When my own parents passed, I knew in my heart they had a long and (mostly) happy life. They were elderly. I knew their time was coming and mentally prepared myself. I also know my mother was afraid. I felt her fear in her last hug. She did not want to let me go. This was three weeks before she transitioned.

Grief takes on many forms and is as individual as each of us. There is no right way to grieve. I became extremely ill right after mom died and was bedridden for two days with a fever and cough that would not quit.

Their deaths still hit me like a fist in the stomach. It was my longing for them that brought me grief. They had been in my life forever. I missed them deeply.

Elephants and other creatures show grief and loss. This has been well documented. I watched tearfully as a young doe grieved for her sister I had just shot during hunting season many years ago. I can still hear her bleating when I think about it. I felt like a horrible person for having killed her. I haven’t picked up a weapon since.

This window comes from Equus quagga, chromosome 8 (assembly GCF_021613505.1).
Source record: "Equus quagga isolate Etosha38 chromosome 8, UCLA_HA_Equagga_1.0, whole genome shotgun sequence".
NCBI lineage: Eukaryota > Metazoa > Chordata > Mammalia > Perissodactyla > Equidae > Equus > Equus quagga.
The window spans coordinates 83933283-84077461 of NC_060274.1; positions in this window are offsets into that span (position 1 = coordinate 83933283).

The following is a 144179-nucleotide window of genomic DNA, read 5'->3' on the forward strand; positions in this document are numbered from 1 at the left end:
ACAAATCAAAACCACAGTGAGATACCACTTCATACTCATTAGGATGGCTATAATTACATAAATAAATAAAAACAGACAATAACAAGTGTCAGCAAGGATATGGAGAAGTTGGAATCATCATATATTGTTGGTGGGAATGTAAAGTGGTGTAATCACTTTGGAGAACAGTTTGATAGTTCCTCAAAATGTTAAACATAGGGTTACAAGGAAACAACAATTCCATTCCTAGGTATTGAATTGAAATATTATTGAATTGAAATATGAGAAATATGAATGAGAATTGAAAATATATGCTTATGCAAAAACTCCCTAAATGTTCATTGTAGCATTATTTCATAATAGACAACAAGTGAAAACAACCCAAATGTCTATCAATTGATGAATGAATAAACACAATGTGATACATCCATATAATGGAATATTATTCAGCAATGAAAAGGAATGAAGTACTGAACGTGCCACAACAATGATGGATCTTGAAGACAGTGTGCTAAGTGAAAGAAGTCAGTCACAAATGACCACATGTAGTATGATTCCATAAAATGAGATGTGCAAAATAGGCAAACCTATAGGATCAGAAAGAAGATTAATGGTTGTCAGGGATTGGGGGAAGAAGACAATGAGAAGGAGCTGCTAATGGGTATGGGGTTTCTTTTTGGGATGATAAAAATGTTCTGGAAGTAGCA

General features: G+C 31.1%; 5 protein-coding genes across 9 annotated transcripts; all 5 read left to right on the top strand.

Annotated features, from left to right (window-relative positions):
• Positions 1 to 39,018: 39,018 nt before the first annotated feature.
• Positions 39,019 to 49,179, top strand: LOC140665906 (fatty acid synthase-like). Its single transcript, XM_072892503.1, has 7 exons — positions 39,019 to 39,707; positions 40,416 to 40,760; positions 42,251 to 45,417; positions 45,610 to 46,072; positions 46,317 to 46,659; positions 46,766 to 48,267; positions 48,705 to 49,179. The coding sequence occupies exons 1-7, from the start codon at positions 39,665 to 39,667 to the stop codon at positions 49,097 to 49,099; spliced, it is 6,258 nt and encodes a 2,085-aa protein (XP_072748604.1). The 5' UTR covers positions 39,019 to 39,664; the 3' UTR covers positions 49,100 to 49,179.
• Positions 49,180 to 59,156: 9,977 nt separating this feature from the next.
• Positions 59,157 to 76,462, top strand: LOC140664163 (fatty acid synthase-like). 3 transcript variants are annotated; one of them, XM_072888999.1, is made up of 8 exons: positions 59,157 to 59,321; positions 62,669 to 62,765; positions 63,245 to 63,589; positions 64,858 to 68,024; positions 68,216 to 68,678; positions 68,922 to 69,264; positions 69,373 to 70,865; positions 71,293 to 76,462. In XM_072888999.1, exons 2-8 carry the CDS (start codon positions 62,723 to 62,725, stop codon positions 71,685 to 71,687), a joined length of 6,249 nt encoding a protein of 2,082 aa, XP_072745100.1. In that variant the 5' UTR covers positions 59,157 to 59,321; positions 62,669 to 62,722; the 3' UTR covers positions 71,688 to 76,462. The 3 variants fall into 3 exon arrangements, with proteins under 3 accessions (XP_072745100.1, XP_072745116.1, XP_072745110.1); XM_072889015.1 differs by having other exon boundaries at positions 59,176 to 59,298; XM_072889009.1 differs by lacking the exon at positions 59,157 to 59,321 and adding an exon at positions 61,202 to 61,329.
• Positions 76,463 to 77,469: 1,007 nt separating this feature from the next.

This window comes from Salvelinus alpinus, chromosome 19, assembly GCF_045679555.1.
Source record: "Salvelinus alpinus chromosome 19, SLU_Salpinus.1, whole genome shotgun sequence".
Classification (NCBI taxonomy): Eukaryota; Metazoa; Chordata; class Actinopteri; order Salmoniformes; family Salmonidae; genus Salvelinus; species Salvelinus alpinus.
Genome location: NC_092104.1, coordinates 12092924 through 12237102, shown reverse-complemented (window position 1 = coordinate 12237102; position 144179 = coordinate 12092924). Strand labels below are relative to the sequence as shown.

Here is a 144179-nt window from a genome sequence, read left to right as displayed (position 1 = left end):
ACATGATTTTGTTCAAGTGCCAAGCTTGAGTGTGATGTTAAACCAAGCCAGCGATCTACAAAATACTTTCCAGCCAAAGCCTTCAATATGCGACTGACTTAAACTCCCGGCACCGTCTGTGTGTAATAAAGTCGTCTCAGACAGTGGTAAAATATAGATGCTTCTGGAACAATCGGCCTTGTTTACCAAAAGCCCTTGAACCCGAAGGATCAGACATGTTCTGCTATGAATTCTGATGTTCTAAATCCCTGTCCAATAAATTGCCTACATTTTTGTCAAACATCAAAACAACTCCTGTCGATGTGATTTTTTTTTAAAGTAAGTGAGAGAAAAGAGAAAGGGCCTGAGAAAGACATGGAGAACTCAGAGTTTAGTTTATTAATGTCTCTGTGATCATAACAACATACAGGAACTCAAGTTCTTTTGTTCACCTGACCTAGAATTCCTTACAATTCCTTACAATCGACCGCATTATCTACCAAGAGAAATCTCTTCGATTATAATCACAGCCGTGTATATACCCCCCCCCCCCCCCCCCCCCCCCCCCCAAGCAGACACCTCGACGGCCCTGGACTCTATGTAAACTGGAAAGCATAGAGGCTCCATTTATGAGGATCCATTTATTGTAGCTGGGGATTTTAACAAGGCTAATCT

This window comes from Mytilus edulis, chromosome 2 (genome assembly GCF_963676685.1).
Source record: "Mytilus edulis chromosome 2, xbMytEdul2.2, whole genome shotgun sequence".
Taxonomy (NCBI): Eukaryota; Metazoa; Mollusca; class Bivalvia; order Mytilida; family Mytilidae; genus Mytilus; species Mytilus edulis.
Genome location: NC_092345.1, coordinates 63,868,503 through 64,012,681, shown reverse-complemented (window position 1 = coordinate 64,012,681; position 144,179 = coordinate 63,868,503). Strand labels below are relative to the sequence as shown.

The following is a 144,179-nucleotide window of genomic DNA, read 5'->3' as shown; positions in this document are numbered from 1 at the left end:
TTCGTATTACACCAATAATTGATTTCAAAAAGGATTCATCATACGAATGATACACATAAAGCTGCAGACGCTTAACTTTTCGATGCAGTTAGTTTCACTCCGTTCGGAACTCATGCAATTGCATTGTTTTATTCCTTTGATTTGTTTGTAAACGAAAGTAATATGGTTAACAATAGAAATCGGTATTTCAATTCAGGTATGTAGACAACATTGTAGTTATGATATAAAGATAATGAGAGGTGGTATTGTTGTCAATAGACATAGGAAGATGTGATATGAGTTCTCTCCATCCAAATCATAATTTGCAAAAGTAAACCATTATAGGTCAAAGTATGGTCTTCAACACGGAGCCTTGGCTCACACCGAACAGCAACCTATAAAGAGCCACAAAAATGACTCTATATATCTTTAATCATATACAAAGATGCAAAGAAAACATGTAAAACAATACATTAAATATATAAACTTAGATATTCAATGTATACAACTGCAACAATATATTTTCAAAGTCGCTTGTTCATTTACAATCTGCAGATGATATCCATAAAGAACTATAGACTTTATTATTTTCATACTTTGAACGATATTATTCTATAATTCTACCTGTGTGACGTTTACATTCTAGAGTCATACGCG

What I have learned in life is that grief is a necessary process. It takes the time it takes. We cry, feel lost and alone, cry some more, and eventually move forward. This is key to healing, but being stuck in grief is no way to live our lives. Our loved ones would never want us to remember and honor them in this way, though some of us just cannot move past it. Our lives become crippled by death.

‘Transitions’ was written for a coworker a few years ago who lost someone. I believe that the spirit never dies. I believe energy always transforms into something else. Our universe is made of energy in flux, always moving and changing. We are no different from the world around us. We are part of the endless cosmos.

When the time comes, I hope I will welcome it, but I might fight death. I really don’t know until I’m in the moment. I don’t feel afraid to die, but that does not mean I want to die. I intend to cross the veil in my sleep approximately two to three decades from now. Peacefully. I fully expect a smooth transition.

When I die, I know I will see my loved ones again. I’ve had dreams and visions of our reunion. All family, friends, and pets will be the welcoming committee, with the pets out front. They are the unconditional lovers. It will be a coming home party of the grandest kind.

Death? Eh, it happens, just like birth. I didn’t fret about coming into this world and I’m not going to fret about exiting from it. I’m going to embrace the possibility of change, of transitioning into something new. A rebirth of spirit. It’s the only way I know how to live.

What about you?  I’d really like to read about your thoughts and insights about transitioning. Thanks for reading.